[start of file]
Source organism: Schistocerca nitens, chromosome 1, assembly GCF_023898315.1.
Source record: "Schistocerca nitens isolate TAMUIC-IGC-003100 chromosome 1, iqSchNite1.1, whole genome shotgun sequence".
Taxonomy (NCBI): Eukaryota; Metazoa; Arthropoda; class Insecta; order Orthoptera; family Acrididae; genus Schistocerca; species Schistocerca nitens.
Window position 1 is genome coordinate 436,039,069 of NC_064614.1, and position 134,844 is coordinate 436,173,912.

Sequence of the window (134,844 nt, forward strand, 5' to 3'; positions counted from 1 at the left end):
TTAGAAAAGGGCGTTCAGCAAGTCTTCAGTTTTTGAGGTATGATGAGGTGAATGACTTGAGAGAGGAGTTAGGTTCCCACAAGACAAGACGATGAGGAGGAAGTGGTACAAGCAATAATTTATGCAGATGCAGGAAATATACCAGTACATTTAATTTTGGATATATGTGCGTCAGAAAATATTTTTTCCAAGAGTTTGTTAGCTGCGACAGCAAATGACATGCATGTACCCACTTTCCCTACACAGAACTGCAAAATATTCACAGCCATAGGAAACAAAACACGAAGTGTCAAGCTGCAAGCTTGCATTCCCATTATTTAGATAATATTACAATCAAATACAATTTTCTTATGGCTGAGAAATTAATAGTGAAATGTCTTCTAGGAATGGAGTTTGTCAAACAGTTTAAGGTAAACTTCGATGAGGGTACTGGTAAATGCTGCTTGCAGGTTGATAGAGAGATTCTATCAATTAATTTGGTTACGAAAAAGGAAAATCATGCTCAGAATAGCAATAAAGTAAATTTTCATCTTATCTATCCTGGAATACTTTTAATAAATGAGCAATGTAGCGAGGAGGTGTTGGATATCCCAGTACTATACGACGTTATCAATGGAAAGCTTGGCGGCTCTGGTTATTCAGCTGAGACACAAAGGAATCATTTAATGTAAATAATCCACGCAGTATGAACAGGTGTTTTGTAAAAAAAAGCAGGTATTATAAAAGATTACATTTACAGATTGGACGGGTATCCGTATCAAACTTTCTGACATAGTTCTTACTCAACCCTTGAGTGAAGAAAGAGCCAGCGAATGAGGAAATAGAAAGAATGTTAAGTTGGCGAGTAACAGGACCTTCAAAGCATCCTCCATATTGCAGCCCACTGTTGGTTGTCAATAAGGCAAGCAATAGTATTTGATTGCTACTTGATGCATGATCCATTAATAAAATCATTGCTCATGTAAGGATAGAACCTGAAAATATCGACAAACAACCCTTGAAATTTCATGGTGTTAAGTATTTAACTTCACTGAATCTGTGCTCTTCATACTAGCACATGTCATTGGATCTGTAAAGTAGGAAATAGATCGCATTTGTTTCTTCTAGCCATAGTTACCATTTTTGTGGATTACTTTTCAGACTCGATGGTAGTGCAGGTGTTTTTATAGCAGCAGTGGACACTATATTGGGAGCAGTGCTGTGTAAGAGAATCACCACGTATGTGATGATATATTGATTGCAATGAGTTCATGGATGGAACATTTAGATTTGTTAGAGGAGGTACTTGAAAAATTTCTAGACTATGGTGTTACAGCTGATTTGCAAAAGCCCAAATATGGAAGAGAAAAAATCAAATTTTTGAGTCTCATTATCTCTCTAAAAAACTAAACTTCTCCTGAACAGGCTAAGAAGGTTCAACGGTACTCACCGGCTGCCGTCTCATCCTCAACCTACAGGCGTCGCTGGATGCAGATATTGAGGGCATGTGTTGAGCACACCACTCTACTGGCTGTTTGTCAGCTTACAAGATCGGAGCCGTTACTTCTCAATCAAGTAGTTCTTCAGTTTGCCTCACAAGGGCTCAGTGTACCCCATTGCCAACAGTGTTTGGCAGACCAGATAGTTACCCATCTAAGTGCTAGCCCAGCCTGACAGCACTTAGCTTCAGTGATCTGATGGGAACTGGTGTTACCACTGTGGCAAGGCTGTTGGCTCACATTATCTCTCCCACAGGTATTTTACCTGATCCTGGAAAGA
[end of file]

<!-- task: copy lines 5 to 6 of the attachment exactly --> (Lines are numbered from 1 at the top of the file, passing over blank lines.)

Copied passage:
Sequence of the window (134,844 nt, forward strand, 5' to 3'; positions counted from 1 at the left end):
TTAGAAAAGGGCGTTCAGCAAGTCTTCAGTTTTTGAGGTATGATGAGGTGAATGACTTGAGAGAGGAGTTAGGTTCCCACAAGACAAGACGATGAGGAGGAAGTGGTACAAGCAATAATTTATGCAGATGCAGGAAATATACCAGTACATTTAATTTTGGATATATGTGCGTCAGAAAATATTTTTTCCAAGAGTTTGTTAGCTGCGACAGCAAATGACATGCATGTACCCACTTTCCCTACACAGAACTGCAAAATATTCACAGCCATAGGAAACAAAACACGAAGTGTCAAGCTGCAAGCTTGCATTCCCATTATTTAGATAATATTACAATCAAATACAATTTTCTTATGGCTGAGAAATTAATAGTGAAATGTCTTCTAGGAATGGAGTTTGTCAAACAGTTTAAGGTAAACTTCGATGAGGGTACTGGTAAATGCTGCTTGCAGGTTGATAGAGAGATTCTATCAATTAATTTGGTTACGAAAAAGGAAAATCATGCTCAGAATAGCAATAAAGTAAATTTTCATCTTATCTATCCTGGAATACTTTTAATAAATGAGCAATGTAGCGAGGAGGTGTTGGATATCCCAGTACTATACGACGTTATCAATGGAAAGCTTGGCGGCTCTGGTTATTCAGCTGAGACACAAAGGAATCATTTAATGTAAATAATCCACGCAGTATGAACAGGTGTTTTGTAAAAAAAAGCAGGTATTATAAAAGATTACATTTACAGATTGGACGGGTATCCGTATCAAACTTTCTGACATAGTTCTTACTCAACCCTTGAGTGAAGAAAGAGCCAGCGAATGAGGAAATAGAAAGAATGTTAAGTTGGCGAGTAACAGGACCTTCAAAGCATCCTCCATATTGCAGCCCACTGTTGGTTGTCAATAAGGCAAGCAATAGTATTTGATTGCTACTTGATGCATGATCCATTAATAAAATCATTGCTCATGTAAGGATAGAACCTGAAAATATCGACAAACAACCCTTGAAATTTCATGGTGTTAAGTATTTAACTTCACTGAATCTGTGCTCTTCATACTAGCACATGTCATTGGATCTGTAAAGTAGGAAATAGATCGCATTTGTTTCTTCTAGCCATAGTTACCATTTTTGTGGATTACTTTTCAGACTCGATGGTAGTGCAGGTGTTTTTATAGCAGCAGTGGACACTATATTGGGAGCAGTGCTGTGTAAGAGAATCACCACGTATGTGATGATATATTGATTGCAATGAGTTCATGGATGGAACATTTAGATTTGTTAGAGGAGGTACTTGAAAAATTTCTAGACTATGGTGTTACAGCTGATTTGCAAAAGCCCAAATATGGAAGAGAAAAAATCAAATTTTTGAGTCTCATTATCTCTCTAAAAAACTAAACTTCTCCTGAACAGGCTAAGAAGGTTCAACGGTACTCACCGGCTGCCGTCTCATCCTCAACCTACAGGCGTCGCTGGATGCAGATATTGAGGGCATGTGTTGAGCACACCACTCTACTGGCTGTTTGTCAGCTTACAAGATCGGAGCCGTTACTTCTCAATCAAGTAGTTCTTCAGTTTGCCTCACAAGGGCTCAGTGTACCCCATTGCCAACAGTGTTTGGCAGACCAGATAGTTACCCATCTAAGTGCTAGCCCAGCCTGACAGCACTTAGCTTCAGTGATCTGATGGGAACTGGTGTTACCACTGTGGCAAGGCTGTTGGCTCACATTATCTCTCCCACAGGTATTTTACCTGATCCTGGAAAGA